Our method starts with the collection of Computational Synteny Blocks (CSB) - similar to SB associated with coding regions, and CSB also covering non-coding regions. The CSBs are calculated using GECKO-CSB  (second step in Fig. 1). Applying linearity and collinearity functions (described in ) over the CSB provided by GECKO-CSB we identify LSGR (so far duplications, inversions and translocations). The next step — which is reported in this document- is the precise refinement of the borders of CSBs involved in every detected LSGR (third step in Fig. 1). This refinement is applied to the sequences involved in calculation (namely sequences X and Y) in two independent and separable processes. After that we combine the results to get the final refinement. Figure 1 describes the workflow step by step.
Once an LSGR is detected, we take the two CSBs involved. The repetitions in between them, if any, are also take into account. Then we define a region of interest (ROI) running from the tail of one CSB to the head of the other (step 4 in Fig. 1). This ROI includes an arbitrary offset to force the overlapping between CSBs and repetitions (see Figs. 2 and 12). A virtual CSB (C S B V ) and virtual repetitions are created by extending the borders in order to cover the ROI. Afterwards, these C S B V and virtual repetitions are aligned using a fast customized implementation of the Needleman and Wunsch  global alignment method. The main idea of this process is to force overlapped regions to study the alignments within the ROI.
At this point an identity vector for every aligned C S B V and all repetitions is computed (step 5 in Fig. 1. See Additional file 1 for more details). Then, a “difference vector” (V diff ) is calculated (step 7). If we are working with only two C S B V , the V diff contains the normalized absolute difference between the two identity vectors. If besides that we are working with repetitions, we compute the V diff taking into account a consensus identity vector from the repetitions (step 6).
The rationale behind the method is the following: The V diff vector contains high values when identity vectors are different. In those regions where values are similar in both identity vectors, the values contained in V diff will be low. At some point we will observe a transition between high and low values along the V diff vector. These transitions will define the BP. A finite-state machine (FSM) was designed to detect these transitions (step 8). At the end of the process, CSB borders are refined based on the BPs detected by the FSM. The method does not force the BP to be a region or a point. This will depend on the transition’s features.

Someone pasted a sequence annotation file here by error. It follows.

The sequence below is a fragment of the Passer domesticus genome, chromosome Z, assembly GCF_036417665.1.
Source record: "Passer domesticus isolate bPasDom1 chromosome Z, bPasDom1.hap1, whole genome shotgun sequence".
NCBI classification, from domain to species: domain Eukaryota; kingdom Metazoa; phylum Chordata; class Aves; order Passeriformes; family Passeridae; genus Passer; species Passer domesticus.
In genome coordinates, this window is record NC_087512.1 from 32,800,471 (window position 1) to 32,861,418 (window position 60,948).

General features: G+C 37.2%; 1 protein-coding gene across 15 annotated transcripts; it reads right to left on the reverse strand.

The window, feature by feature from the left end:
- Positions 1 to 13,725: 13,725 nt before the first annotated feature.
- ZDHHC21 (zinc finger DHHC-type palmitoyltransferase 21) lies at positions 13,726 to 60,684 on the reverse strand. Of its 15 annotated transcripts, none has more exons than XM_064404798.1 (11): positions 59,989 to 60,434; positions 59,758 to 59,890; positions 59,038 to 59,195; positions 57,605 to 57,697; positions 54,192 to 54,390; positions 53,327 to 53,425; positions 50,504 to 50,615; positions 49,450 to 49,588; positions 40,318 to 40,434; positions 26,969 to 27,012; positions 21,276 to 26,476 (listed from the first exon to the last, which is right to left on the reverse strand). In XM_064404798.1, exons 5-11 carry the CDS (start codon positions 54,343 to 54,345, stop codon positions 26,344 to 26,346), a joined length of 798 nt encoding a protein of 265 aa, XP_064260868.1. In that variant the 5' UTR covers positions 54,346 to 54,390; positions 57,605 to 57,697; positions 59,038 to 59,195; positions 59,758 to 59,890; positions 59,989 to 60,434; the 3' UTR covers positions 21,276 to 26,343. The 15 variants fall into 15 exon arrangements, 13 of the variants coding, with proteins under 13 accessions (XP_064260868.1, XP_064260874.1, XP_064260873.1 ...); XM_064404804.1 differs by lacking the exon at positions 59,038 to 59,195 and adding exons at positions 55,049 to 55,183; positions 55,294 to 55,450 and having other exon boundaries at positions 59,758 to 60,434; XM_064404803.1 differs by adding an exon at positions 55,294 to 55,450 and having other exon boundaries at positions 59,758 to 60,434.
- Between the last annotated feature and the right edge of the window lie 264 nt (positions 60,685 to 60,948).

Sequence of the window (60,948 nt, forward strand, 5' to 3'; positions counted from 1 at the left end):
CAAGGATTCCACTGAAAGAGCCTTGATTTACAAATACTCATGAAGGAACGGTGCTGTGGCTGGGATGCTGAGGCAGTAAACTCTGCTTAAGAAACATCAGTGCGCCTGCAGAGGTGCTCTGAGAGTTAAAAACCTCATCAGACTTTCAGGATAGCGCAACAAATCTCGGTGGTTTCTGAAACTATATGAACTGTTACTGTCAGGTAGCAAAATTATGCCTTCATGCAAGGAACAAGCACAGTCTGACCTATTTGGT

Detection of CSBs repetitions and large-scale genomic rearrangements
CSBs and repetitions are detected using Gecko-CSB , an extension of Gecko . This software has demonstrated its capacity to yield HSPs of high-quality beating reference software. In  we presented a set of formal definitions describing different levels of linearity and collinearity between CSBs. Using these definitions, a set of rules was defined to identify LSGR in single chromosome species, such a inversions, translocations, reverted translocations and duplications. Once a LSGR is detected, we perform our refining method over those CSBs involved in the LSGR.
After the detection of a LSGR two CSBs (namely A and B) are selected. Optionally, if collinearity between CSB A and CSB B is interrupted by a set of repeats, the repeats will be included in the selection as well. Repeats can be separated in two groups. Those repeats whose coordinates in the sequence X overlap with CSBs A and B are grouped in a collection named repeats-X. In the collection repeats-Y are the equivalents regarding sequence Y.
At this point the method splits in two branches. The refinement in the sequence X and Y are complementary and independent. In this document we will describe the refinement for the sequence X branch. The sequence Y branch is the same, but interchanging X by Y.
Calculating the region of interest
The CSBs and repeats define a ROI (see Eq. 5, Figs. 2 and 12). Since our method is focused on finding transitions between CSBs and repetitions, we introduce an offset parameter, which ensures overlapping between the end of CSBs and the beginning of virtual CSBs and the virtual repetitions, guaranteeing that transitions are present. In the worst case, the method will have offset number of nucleotides in both CSBs that share similarity and therefore, they can be aligned with a high value of identity. In other words, the offset parameter stabilises the beginning and the end of the signal (More details in “FSM thresholds selection” in the Additional file 1). The ROI is defined as follows: